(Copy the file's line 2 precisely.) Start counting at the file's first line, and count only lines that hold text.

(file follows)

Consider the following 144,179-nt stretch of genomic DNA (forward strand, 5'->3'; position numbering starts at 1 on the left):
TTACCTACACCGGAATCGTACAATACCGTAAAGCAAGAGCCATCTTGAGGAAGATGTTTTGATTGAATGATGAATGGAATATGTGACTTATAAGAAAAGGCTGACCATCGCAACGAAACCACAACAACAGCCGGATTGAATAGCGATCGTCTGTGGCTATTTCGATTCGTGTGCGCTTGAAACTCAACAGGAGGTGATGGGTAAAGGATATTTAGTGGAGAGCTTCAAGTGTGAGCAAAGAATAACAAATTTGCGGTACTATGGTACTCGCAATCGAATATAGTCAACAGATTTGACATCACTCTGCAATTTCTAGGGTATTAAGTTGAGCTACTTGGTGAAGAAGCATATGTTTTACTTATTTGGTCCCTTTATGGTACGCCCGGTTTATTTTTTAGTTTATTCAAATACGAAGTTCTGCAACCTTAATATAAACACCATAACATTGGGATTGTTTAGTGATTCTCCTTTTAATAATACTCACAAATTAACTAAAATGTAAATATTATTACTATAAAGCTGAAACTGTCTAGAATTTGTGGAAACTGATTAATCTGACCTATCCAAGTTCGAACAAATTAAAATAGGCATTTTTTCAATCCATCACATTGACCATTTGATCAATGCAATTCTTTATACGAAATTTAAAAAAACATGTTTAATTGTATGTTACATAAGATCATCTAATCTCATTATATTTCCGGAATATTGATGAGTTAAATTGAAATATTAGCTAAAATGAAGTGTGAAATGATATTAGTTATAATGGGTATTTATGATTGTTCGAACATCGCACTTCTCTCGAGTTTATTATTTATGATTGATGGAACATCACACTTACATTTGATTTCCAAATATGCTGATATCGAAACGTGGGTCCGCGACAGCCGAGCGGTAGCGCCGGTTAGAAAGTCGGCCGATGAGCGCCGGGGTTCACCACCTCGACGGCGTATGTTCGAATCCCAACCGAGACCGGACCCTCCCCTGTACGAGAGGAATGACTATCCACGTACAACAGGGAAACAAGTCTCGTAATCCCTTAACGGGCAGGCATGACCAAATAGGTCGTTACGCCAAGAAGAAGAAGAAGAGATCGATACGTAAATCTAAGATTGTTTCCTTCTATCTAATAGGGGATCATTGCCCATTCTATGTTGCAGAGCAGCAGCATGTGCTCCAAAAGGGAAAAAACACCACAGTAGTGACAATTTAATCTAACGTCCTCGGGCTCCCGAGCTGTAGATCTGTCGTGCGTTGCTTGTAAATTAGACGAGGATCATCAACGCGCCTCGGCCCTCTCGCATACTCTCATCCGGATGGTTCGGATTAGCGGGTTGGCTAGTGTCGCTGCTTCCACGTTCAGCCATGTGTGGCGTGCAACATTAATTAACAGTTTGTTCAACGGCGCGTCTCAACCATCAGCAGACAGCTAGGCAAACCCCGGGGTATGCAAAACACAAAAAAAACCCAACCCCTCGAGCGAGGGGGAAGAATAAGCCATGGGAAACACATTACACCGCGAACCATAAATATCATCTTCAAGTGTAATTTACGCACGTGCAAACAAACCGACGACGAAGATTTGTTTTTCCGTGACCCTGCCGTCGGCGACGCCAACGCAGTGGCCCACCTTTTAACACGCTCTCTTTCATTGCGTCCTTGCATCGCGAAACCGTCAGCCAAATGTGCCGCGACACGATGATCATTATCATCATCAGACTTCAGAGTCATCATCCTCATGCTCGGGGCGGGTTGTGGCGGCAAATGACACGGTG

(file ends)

TTACCTACACCGGAATCGTACAATACCGTAAAGCAAGAGCCATCTTGAGGAAGATGTTTTGATTGAATGATGAATGGAATATGTGACTTATAAGAAAAGGCTGACCATCGCAACGAAACCACAACAACAGCCGGATTGAATAGCGATCGTCTGTGGCTATTTCGATTCGTGTGCGCTTGAAACTCAACAGGAGGTGATGGGTAAAGGATATTTAGTGGAGAGCTTCAAGTGTGAGCAAAGAATAACAAATTTGCGGTACTATGGTACTCGCAATCGAATATAGTCAACAGATTTGACATCACTCTGCAATTTCTAGGGTATTAAGTTGAGCTACTTGGTGAAGAAGCATATGTTTTACTTATTTGGTCCCTTTATGGTACGCCCGGTTTATTTTTTAGTTTATTCAAATACGAAGTTCTGCAACCTTAATATAAACACCATAACATTGGGATTGTTTAGTGATTCTCCTTTTAATAATACTCACAAATTAACTAAAATGTAAATATTATTACTATAAAGCTGAAACTGTCTAGAATTTGTGGAAACTGATTAATCTGACCTATCCAAGTTCGAACAAATTAAAATAGGCATTTTTTCAATCCATCACATTGACCATTTGATCAATGCAATTCTTTATACGAAATTTAAAAAAACATGTTTAATTGTATGTTACATAAGATCATCTAATCTCATTATATTTCCGGAATATTGATGAGTTAAATTGAAATATTAGCTAAAATGAAGTGTGAAATGATATTAGTTATAATGGGTATTTATGATTGTTCGAACATCGCACTTCTCTCGAGTTTATTATTTATGATTGATGGAACATCACACTTACATTTGATTTCCAAATATGCTGATATCGAAACGTGGGTCCGCGACAGCCGAGCGGTAGCGCCGGTTAGAAAGTCGGCCGATGAGCGCCGGGGTTCACCACCTCGACGGCGTATGTTCGAATCCCAACCGAGACCGGACCCTCCCCTGTACGAGAGGAATGACTATCCACGTACAACAGGGAAACAAGTCTCGTAATCCCTTAACGGGCAGGCATGACCAAATAGGTCGTTACGCCAAGAAGAAGAAGAAGAGATCGATACGTAAATCTAAGATTGTTTCCTTCTATCTAATAGGGGATCATTGCCCATTCTATGTTGCAGAGCAGCAGCATGTGCTCCAAAAGGGAAAAAACACCACAGTAGTGACAATTTAATCTAACGTCCTCGGGCTCCCGAGCTGTAGATCTGTCGTGCGTTGCTTGTAAATTAGACGAGGATCATCAACGCGCCTCGGCCCTCTCGCATACTCTCATCCGGATGGTTCGGATTAGCGGGTTGGCTAGTGTCGCTGCTTCCACGTTCAGCCATGTGTGGCGTGCAACATTAATTAACAGTTTGTTCAACGGCGCGTCTCAACCATCAGCAGACAGCTAGGCAAACCCCGGGGTATGCAAAACACAAAAAAAACCCAACCCCTCGAGCGAGGGGGAAGAATAAGCCATGGGAAACACATTACACCGCGAACCATAAATATCATCTTCAAGTGTAATTTACGCACGTGCAAACAAACCGACGACGAAGATTTGTTTTTCCGTGACCCTGCCGTCGGCGACGCCAACGCAGTGGCCCACCTTTTAACACGCTCTCTTTCATTGCGTCCTTGCATCGCGAAACCGTCAGCCAAATGTGCCGCGACACGATGATCATTATCATCATCAGACTTCAGAGTCATCATCCTCATGCTCGGGGCGGGTTGTGGCGGCAAATGACACGGTG